Combating obesity

2018-10-11 06:02

IT seems October will be getting off to a healthy start as, for the first time, a broad coalition of health partners, including the National and Provincial Departments of Health, have aligned National Nutrition Week (October 9 to October 15) and National Obesity Week (October 15 to October 19) to promote a shared and very important message about healthy eating habits.

While these stakeholders will primarily be focusing this year’s campaign around the importance of breakfast at the start of everyday, there are also a variety of other important factors that they wish to touch on when acting to curb obesity and nutrition problems in the country.

Local gynaecologist and health expert Dr. Dave Glass advises a switch to more natural-based food items, rather than processed and fatty foods, to eradicate obesity.

“The most effective intervention is to increase the intake of foods that are as much as possible in their natural state. Natural foods are high in nutrition but low in energy density. Foods that are predominantly plant-based are also less energy dense compared to animal products which are high in fats and thus energy dense. Foods high in fat need to be cut way down.

“Oil is the most energy dense food known so it is very easy to take in too many kilojoules by eating fatty foods,” said Dr. Glass.

Dr Glass also stated that it is important to make these lifestyle changes with the help and support of your whole family.

“Weight loss is not about a fad diet, but about lifestyle changes. The best weight loss is weight lost gradually.

“The whole family should be involved in the changed lifestyle and dietary interventions. It doesn’t help if the family are all eating differently.

“The best time to start healthy habits is when the children are small,” said Dr. Glass.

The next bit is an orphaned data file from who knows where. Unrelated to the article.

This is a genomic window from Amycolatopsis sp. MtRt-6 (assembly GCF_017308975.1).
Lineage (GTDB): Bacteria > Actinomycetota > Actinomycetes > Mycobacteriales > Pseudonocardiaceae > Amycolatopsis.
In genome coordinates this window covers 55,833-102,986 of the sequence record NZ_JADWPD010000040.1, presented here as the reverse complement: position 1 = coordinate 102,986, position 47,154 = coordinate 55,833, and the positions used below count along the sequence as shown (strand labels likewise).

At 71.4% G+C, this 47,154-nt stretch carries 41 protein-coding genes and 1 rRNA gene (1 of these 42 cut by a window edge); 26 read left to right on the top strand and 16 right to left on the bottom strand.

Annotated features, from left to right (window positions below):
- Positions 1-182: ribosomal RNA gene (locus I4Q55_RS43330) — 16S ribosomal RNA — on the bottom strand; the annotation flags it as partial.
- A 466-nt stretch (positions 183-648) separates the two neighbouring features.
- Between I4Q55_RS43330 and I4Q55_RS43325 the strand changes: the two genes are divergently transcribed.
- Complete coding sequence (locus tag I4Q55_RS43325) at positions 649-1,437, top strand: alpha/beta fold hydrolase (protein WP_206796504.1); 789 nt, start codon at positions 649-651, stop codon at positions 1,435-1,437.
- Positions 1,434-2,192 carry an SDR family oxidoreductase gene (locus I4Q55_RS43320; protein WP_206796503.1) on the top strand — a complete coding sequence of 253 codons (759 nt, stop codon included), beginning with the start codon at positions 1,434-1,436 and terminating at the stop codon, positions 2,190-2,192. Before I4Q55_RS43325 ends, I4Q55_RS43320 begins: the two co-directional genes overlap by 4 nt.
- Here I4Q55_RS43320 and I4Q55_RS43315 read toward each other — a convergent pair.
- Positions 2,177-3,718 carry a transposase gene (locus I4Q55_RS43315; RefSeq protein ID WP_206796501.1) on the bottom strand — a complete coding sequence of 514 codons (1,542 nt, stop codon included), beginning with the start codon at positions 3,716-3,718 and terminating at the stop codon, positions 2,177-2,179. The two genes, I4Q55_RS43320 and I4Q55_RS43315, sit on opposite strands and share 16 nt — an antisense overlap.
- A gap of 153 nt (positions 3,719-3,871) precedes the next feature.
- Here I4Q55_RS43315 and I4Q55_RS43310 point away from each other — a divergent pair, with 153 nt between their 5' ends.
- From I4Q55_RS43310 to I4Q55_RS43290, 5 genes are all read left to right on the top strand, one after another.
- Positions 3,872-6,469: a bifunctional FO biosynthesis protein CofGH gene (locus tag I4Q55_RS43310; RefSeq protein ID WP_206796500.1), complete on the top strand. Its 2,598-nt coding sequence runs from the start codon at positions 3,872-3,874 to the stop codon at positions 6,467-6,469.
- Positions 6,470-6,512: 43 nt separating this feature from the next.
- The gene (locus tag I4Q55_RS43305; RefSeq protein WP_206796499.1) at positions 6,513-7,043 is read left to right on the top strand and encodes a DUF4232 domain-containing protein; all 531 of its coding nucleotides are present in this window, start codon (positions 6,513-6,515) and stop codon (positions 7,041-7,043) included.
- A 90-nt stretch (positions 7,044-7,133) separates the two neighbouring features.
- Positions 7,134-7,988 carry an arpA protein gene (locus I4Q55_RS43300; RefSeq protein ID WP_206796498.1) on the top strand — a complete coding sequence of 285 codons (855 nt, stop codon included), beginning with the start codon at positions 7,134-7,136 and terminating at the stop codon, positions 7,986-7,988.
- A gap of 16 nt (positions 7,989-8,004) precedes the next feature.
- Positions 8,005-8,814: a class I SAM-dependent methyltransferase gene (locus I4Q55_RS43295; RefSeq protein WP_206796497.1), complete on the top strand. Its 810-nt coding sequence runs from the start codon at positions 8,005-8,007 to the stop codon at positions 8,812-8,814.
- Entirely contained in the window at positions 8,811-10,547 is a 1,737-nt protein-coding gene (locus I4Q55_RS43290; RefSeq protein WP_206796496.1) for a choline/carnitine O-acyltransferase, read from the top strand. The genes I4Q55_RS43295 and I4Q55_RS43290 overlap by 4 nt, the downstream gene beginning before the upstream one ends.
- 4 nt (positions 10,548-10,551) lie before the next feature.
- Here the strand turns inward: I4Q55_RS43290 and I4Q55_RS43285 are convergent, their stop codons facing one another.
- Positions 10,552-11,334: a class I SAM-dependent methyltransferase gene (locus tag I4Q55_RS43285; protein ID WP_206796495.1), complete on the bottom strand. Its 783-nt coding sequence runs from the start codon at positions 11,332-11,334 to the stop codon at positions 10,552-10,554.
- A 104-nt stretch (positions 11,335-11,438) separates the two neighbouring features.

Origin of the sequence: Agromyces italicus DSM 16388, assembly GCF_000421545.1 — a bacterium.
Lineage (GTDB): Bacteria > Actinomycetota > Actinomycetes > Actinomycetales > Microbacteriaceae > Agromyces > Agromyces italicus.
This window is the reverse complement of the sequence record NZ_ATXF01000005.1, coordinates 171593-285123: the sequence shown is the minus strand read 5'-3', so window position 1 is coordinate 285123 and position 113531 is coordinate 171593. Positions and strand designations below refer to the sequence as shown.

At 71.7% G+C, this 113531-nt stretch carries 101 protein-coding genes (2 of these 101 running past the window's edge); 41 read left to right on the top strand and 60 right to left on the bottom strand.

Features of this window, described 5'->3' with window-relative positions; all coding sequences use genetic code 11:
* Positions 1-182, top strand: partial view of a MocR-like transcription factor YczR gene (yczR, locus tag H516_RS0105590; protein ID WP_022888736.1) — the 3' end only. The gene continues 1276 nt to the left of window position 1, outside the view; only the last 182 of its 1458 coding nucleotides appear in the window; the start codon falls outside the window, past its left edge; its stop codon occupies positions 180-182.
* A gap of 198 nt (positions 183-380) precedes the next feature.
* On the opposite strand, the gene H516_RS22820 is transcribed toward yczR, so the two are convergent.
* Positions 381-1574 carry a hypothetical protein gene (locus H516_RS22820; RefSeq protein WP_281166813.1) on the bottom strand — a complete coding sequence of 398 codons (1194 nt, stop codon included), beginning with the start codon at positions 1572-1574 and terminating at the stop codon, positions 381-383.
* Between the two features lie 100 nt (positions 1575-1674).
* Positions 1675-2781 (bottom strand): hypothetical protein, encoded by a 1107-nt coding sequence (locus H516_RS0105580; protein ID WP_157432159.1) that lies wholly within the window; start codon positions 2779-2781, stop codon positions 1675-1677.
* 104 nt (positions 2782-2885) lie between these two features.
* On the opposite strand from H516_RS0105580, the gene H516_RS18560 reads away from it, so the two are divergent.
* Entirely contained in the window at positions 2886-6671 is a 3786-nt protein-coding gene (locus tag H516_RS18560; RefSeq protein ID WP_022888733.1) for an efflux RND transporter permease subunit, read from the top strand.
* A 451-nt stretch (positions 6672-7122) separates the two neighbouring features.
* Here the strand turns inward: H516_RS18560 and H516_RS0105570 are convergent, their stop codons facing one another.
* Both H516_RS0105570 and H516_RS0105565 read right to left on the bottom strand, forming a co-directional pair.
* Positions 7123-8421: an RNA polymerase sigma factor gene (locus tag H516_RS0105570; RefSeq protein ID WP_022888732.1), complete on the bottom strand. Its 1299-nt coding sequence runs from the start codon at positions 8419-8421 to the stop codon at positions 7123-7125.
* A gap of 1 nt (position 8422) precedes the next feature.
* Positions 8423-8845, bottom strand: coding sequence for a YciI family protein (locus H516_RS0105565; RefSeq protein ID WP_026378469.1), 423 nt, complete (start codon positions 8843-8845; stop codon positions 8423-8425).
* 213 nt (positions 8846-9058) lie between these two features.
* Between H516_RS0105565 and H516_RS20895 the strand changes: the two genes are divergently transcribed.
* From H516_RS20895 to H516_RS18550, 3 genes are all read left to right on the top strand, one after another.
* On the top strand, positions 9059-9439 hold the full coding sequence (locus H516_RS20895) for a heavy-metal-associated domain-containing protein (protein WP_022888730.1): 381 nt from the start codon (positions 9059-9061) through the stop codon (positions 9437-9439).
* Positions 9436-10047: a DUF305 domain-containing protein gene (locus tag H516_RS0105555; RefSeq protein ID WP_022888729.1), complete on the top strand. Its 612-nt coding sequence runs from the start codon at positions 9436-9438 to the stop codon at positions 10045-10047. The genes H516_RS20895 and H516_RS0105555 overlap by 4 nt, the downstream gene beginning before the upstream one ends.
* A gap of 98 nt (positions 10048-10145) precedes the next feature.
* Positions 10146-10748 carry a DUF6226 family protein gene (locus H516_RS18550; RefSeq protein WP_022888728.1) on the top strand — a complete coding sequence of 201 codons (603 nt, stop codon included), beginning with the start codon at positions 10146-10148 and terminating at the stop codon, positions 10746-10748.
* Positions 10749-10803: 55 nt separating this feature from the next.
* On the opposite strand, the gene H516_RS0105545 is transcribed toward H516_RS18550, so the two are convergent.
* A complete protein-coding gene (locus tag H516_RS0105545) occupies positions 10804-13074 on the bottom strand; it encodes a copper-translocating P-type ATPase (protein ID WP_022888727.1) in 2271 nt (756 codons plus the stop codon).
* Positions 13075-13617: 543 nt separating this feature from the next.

He said struggling with weight loss is primarily caused by addiction to certain aspects of food items like oils, salty foods, sugary foods and refined flours, and we need to deal with that addiction to conquer obesity.

The various partners supporting National Nutrition & Obesity Week (NNOW); including ADSA (Association for Dietetics in South Africa), The Nutrition Society of South Africa (NSSA), The Heart and Stroke Foundation South Africa (HSFSA), Consumer Goods Council of South Africa (CGCSA), Cancer Association of South Africa (CANSA), the Consumer Education Project of Milk SA, Department of Basic Education (DBE) and South African Military Health Service (SAMHS); agree that eating breakfast regularly has many health benefits.

They have provided some tips to avoid falling into the trap of skipping breakfast. These include planning for breakfast; drawing up meal plans and a food budget to shop for affordable, healthy options; and preparing the night before, so breakfast does not become a hassle.

“When you make breakfast an important and enjoyable part of your family routine, you model healthy lifestyle choices and behaviour that not just benefits your children through their school and study years, but can become a healthy habit for their lifetimes,” said spokesperson for NNOW Jackie Busch.

According to Dr. Glass, South Africa has the heaviest populations in the continent.

SA’S WEIGHTY STATISTICS

• 70% of women in South Africa are overweight and 40% included in that figure are obese (BMI more than 30) • 35% of men in South Africa are overweight

• 25% of girls between 2-14 years are overweight

• 20% of boys between 2-14 years are overweight

The obesity epidemic in the country, he says, is primarily due to a rise in the emerging middle and upper class in the country.

“This is not just a problem of one racial group in South Africa, but is an across the board problem.

“However the greatest increase has been associated with the increase in socio-economic status of new middle and upper-class South Africans. With a greater income, expenditure in terms of processed foods and animal foods has dramatically increased,” said Dr. Glass.

Obesity is associated strongly with high blood pressure, type two diabetes, heart attacks, strokes, arthritis and certain cancers (like breast, prostate, pancreas and colon cancers) therefore patrons are encouraged to make those important lifestyle changes this NNOW and combat obesity.

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